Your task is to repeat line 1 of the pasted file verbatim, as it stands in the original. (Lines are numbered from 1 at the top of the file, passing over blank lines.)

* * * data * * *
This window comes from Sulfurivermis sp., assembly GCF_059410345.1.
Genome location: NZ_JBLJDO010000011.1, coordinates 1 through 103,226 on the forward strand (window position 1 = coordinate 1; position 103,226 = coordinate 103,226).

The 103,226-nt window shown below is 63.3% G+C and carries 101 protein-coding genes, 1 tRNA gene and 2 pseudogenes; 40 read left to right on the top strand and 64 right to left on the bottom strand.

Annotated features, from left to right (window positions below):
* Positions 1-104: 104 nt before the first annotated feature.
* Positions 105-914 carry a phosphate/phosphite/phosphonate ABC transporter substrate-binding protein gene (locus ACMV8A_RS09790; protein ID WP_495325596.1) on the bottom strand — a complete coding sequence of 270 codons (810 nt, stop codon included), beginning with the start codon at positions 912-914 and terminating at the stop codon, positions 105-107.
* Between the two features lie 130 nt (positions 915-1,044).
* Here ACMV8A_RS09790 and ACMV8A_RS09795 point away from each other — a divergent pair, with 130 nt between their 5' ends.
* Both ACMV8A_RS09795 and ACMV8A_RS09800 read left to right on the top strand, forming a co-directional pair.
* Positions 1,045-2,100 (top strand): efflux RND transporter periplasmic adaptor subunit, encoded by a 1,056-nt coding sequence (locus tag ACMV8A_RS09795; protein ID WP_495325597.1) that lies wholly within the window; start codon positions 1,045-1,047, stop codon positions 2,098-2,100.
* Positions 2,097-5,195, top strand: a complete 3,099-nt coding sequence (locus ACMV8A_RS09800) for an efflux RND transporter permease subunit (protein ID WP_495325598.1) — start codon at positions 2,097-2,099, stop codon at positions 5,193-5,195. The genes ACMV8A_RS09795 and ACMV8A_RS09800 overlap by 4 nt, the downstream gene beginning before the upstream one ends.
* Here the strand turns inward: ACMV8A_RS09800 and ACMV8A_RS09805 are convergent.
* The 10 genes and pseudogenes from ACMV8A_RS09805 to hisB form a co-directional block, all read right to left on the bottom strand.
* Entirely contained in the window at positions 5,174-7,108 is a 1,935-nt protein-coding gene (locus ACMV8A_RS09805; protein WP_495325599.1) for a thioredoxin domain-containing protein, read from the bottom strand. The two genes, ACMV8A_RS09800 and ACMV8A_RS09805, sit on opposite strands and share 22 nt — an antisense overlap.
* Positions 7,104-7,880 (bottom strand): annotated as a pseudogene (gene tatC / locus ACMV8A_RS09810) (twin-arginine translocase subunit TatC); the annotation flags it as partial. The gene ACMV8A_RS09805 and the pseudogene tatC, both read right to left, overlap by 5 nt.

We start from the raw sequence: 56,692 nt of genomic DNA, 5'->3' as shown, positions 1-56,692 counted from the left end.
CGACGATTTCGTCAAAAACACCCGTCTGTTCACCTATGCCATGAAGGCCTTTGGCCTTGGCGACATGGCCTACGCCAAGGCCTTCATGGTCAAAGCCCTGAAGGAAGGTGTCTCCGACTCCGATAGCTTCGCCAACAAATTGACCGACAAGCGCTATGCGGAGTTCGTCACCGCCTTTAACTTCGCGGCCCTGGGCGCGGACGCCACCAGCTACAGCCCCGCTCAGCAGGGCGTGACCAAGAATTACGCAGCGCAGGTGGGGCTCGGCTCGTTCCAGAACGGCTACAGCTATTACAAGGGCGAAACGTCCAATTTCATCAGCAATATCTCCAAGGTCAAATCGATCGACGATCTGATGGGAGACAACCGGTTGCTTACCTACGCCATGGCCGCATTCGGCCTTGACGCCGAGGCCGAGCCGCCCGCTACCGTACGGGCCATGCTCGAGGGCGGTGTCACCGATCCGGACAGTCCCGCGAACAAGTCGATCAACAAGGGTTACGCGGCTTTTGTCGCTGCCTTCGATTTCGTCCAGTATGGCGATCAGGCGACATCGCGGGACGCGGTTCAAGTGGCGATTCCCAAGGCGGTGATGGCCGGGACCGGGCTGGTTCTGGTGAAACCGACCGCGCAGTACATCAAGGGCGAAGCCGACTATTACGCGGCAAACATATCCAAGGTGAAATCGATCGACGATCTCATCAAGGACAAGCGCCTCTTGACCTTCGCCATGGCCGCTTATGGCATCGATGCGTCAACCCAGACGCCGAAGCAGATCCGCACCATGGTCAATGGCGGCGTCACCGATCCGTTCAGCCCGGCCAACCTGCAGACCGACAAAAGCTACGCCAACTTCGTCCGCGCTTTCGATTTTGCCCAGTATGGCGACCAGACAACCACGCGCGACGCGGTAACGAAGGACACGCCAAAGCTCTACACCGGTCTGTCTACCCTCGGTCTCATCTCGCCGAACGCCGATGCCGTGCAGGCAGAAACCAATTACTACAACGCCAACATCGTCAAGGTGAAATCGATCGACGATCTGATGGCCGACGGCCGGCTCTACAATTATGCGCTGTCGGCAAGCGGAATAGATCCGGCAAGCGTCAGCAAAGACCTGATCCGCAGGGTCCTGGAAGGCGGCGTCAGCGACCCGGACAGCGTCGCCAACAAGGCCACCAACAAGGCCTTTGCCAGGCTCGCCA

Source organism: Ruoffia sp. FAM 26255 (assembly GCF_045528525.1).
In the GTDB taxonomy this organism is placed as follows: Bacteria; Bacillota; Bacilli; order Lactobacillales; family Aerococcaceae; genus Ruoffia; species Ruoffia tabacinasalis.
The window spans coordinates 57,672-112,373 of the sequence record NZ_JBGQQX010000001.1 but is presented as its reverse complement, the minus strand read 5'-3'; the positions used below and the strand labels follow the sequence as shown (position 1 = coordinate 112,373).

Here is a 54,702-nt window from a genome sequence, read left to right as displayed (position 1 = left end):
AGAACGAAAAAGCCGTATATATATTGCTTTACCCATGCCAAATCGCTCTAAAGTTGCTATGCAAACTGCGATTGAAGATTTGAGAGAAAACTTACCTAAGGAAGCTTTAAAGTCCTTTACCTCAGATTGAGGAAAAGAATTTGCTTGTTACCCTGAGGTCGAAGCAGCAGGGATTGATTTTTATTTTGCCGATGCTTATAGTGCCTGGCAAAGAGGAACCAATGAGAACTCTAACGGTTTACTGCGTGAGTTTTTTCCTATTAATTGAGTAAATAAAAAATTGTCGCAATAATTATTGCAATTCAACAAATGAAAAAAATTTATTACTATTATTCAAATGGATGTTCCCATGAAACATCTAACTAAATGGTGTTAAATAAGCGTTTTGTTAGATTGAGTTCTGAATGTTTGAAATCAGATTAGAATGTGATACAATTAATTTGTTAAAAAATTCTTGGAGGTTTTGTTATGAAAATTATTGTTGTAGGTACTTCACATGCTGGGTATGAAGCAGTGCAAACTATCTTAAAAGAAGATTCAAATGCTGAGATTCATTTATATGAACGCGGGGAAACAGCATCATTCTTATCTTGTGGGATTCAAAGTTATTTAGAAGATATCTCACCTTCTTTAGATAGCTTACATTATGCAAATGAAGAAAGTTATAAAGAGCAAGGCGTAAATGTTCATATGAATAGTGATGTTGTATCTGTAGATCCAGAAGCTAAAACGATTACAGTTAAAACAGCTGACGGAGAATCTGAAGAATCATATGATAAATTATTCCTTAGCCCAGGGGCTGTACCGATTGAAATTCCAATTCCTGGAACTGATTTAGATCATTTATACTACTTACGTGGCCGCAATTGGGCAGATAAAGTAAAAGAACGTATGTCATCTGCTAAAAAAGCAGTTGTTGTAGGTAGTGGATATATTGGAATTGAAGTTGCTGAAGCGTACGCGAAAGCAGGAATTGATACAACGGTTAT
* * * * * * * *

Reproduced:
This window comes from Sulfurivermis sp., assembly GCF_059410345.1.